A U.S. District Court jury convicted two high officials of the Church of Scientology here yesterday of nine counts of aiding and abetting burglary in connection with break-ins at government offices in 1976.
The defendants, Jane Kember and Morris Budlong, face up to 15 years in prison on each of the nine charges. Judge Aubrey E. Robinson Jr., who presided at their five-week-long trial, scheduled sentencing for Dec. 19 and released Kember and Budlong on personal bond.
Assistant U.S. Attorney Raymond Banoun told the jury that the burglaries were intended to find out what information government officials had collected on church founder L. Ron Hubbard and on the church's tax-exempt status. The burglaries occurred at the Justice Department, the Internal Revenue Service and the U.S. attorney's office in Washington, Banoun said. Banoun prosecuted the case along with Assistant U.S. Attorneys Judith Hetherton and Katherine Winfree.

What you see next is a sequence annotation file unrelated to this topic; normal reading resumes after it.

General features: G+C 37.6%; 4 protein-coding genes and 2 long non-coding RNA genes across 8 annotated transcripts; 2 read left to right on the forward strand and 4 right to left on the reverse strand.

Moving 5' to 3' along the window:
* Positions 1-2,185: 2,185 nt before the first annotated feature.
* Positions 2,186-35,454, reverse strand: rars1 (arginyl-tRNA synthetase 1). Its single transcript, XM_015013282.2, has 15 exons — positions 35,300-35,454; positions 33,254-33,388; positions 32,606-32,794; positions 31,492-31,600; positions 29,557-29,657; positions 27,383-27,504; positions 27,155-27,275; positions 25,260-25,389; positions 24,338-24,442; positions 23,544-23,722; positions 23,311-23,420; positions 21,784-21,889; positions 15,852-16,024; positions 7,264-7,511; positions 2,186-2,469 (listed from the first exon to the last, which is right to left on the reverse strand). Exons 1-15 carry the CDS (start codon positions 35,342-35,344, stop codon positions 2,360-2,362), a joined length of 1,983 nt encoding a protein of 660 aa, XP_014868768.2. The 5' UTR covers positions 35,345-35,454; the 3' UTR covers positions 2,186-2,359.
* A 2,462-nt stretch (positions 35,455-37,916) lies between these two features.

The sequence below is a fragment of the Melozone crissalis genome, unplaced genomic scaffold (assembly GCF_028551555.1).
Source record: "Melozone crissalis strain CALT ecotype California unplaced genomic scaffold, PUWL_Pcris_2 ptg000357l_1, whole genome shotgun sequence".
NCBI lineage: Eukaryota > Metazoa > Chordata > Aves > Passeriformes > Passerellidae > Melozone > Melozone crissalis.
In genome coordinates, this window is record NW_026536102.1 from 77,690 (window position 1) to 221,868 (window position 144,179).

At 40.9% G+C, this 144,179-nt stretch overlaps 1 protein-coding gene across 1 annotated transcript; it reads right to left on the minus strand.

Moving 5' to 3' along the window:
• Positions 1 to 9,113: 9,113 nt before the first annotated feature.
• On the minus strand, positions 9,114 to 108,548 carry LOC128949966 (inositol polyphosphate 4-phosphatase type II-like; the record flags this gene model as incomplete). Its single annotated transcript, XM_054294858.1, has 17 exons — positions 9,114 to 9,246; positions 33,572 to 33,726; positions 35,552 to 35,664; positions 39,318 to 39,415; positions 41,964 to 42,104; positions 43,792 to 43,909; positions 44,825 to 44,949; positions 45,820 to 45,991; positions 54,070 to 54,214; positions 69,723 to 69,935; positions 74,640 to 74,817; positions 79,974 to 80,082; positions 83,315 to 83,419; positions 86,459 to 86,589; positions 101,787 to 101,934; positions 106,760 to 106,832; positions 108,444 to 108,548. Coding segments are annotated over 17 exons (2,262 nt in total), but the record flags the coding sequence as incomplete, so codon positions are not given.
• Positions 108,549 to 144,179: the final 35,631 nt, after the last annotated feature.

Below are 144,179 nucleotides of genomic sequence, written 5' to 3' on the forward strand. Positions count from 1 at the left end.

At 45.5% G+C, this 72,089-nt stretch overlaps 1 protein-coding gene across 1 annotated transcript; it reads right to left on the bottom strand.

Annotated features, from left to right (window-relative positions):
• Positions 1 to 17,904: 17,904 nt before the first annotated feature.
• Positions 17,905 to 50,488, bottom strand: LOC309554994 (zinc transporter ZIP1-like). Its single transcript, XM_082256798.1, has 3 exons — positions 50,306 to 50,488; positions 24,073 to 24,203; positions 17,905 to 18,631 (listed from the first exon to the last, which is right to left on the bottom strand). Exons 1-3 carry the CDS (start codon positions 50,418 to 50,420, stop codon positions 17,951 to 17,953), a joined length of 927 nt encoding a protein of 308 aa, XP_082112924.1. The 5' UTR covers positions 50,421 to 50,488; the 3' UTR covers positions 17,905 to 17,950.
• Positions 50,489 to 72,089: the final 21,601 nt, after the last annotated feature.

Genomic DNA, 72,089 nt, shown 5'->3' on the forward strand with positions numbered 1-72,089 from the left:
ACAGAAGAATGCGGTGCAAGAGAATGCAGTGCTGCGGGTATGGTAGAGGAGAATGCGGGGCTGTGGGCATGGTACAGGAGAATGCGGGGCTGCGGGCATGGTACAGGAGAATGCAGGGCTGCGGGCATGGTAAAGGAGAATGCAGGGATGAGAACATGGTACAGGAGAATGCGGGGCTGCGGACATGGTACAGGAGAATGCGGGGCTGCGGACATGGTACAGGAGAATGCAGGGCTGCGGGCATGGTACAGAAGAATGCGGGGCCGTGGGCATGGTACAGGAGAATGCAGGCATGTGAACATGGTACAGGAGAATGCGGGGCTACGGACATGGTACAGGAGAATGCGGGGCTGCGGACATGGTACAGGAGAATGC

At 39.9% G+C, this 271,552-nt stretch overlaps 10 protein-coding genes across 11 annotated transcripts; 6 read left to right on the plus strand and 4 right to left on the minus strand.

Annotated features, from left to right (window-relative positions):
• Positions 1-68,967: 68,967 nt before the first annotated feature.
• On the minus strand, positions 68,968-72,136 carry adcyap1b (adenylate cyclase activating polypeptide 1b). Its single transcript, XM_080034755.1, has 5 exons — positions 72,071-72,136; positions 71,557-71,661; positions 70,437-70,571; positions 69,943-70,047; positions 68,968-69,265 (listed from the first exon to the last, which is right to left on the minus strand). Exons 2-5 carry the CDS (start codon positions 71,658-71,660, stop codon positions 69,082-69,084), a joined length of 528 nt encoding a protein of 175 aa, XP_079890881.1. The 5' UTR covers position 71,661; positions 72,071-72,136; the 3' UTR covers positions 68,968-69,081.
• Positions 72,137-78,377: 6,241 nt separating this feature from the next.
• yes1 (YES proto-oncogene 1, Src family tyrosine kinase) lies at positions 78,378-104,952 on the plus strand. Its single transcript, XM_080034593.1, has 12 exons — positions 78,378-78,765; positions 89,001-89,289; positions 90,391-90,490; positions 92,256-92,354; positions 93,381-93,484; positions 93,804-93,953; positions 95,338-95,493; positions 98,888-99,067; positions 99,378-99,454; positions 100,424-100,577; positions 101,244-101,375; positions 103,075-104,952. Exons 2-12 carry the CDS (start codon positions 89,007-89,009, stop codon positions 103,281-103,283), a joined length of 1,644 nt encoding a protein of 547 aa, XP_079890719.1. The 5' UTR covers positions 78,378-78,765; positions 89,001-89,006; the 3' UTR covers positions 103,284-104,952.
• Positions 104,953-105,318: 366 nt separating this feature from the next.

Defense lawyers R. Kenneth Mundy and John A. Shorter Jr. argued that their clients' directives to church members did not include orders for the break-ins and that they were not aware that such illegal intries had occured.
Nine other church members were convicted in December 1979 in a separate case on a charge of conspiracy to obstruct justice, which was related to the same series of break-ins. All nine of those church members have appealed their convictions.
In a related development yesterday, Robinson ordered three of those nine church members to complete 300 hours of community service after they were held in contempt of court for refusing to testify as government witnesses in the case against Kember and Budlong.